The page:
It has been demonstrated that subjects suffering from hearing impairment present significant emotional reactions and socio-situational limitations when compared to controls (Monzani et al., 2008).
To evaluate the relationship between hearing loss severity, anger expression, perceived handicap, social dysfunction and psychopathological distress in adult patients suffering from acquired hearing loss.
297 hearing impaired subjects were consecutively recruited by the ENT Clinic of the Modena and Reggio Emilia University from 1/1/07. Each patient were submitted to pure-tones audiometry and the pure tone average threshold (PTA) was calculated over 0.5,1, 2, 4 kHz. Socio-demographic data were collected (age, educational level, employment, marital status). Every patient was also administered the following questionnaire in their Italian validated version: Social Functioning Questionnaire, Brief Symptom Inventory, Hearing Handicap Inventory for Adults, State-Trait Anger Expression Inventory-2. Descriptive statistics were used to assess sociodemographic data; Pearson correlation coefficient was used to investigate relationships between test scores and hearing loss level.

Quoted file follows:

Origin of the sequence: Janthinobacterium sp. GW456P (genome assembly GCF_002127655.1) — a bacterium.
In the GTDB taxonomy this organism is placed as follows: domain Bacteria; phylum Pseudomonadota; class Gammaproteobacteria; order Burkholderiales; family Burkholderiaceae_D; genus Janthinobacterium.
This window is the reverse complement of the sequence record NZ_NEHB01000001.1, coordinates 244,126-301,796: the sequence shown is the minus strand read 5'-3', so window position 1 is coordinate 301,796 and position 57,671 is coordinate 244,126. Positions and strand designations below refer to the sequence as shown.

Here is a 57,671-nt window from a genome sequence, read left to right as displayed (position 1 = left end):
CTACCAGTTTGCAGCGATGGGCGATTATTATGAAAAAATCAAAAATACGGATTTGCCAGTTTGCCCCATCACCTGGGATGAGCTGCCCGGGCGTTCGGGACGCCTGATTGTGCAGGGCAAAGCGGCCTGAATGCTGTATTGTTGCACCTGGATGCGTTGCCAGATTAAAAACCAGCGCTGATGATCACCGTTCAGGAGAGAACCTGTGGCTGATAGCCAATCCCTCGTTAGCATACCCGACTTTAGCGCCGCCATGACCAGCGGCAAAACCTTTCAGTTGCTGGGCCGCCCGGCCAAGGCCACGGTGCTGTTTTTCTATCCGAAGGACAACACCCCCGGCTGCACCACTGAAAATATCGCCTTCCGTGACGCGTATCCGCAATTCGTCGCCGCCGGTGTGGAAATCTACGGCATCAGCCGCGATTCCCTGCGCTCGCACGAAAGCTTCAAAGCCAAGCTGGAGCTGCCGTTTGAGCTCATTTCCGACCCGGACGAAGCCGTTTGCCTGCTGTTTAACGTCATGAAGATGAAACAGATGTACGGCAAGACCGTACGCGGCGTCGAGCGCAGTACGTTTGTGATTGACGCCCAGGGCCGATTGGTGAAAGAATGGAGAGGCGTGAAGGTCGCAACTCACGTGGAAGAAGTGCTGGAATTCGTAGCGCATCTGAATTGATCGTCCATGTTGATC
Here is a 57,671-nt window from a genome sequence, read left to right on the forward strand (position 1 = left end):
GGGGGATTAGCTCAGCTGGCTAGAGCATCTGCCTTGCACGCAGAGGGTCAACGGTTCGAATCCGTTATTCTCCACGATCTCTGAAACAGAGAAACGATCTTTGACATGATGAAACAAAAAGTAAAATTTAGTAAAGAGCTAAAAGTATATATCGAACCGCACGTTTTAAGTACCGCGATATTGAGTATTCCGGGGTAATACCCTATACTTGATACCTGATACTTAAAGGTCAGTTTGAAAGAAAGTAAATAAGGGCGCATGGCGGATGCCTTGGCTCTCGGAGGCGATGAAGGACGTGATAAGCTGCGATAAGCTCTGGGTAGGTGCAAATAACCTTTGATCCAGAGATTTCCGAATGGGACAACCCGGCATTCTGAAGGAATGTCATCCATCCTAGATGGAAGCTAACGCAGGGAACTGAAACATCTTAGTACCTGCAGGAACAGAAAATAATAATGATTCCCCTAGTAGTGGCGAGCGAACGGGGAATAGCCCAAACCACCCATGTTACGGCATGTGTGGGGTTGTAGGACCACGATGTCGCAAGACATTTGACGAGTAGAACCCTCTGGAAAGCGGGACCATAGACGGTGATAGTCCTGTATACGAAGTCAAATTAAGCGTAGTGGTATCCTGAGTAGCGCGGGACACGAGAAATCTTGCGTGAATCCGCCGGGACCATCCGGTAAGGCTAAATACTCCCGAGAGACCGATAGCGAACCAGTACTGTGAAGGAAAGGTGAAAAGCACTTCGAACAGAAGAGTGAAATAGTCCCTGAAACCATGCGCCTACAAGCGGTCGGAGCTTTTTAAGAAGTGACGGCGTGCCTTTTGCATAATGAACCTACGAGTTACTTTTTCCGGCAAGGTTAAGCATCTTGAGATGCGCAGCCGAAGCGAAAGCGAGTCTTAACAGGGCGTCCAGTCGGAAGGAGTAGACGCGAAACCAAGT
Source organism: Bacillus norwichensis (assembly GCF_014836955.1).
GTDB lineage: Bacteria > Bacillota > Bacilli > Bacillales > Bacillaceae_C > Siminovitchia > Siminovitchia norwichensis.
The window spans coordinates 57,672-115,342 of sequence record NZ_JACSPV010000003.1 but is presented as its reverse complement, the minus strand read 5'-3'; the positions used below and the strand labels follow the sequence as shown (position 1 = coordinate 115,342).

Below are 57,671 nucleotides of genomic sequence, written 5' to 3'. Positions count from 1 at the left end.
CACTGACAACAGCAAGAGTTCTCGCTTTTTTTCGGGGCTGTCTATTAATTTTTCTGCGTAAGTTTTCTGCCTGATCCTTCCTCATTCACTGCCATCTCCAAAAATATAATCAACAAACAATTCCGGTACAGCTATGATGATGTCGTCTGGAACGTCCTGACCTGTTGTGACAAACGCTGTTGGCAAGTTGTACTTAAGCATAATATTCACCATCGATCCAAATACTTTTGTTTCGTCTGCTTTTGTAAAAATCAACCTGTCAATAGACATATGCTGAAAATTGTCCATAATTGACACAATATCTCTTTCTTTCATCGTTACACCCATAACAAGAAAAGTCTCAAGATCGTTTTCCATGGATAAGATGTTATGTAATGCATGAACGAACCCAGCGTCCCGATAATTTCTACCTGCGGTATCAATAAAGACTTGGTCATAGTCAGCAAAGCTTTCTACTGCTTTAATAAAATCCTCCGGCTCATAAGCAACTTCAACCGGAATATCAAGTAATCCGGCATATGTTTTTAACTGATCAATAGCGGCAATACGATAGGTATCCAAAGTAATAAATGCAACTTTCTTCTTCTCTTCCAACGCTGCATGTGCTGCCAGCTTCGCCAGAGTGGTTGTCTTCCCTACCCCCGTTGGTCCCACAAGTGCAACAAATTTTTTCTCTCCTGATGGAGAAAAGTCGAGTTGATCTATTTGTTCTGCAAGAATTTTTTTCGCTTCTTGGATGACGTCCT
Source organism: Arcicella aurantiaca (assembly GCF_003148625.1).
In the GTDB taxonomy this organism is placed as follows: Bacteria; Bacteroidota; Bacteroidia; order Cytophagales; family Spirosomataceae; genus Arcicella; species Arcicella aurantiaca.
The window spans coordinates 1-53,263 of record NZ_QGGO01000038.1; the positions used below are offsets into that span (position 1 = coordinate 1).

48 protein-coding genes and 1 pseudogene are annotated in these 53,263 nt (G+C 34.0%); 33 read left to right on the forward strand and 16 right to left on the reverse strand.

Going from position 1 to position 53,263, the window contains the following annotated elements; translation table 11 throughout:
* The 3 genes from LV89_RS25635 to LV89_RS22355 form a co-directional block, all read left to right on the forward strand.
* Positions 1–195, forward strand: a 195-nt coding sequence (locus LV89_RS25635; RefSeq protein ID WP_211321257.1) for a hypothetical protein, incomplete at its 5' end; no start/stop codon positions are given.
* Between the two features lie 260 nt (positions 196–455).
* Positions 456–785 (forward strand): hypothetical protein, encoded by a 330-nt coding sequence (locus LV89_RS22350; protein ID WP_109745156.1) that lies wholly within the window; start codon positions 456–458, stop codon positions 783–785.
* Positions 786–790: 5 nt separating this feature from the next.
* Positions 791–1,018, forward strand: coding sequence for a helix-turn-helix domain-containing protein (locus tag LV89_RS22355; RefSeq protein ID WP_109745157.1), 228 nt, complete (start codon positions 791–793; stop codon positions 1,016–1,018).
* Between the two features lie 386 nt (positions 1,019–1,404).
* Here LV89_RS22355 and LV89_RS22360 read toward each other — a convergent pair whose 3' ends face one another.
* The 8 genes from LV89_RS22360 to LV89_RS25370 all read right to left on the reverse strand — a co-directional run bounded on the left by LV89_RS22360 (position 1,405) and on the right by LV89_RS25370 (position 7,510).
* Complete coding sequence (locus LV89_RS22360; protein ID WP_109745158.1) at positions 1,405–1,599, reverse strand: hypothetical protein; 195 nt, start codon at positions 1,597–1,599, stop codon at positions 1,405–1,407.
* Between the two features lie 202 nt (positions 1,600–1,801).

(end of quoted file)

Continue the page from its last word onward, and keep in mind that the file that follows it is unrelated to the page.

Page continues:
Mean age was 53.79 (SD ±13.65); 44.8% were males. Hearing impairment level didn't significantly relate with objective social functioning level (p=.311), but with the subjective emotional and socio-situational perceived handicap (p=.000); moreover it significantly correlates with individual psychopathological tendency to phobic reaction (p=.006) and to anger general expression index (p=.021). Furthermore it directly relates with state anger (p=.021) and inversely relates with external expressed anger (p=.023).
Anger felt but not expressed might be a key element in determining subjective social impairment in hearing loss patients and contribute to their well-known psychological distress.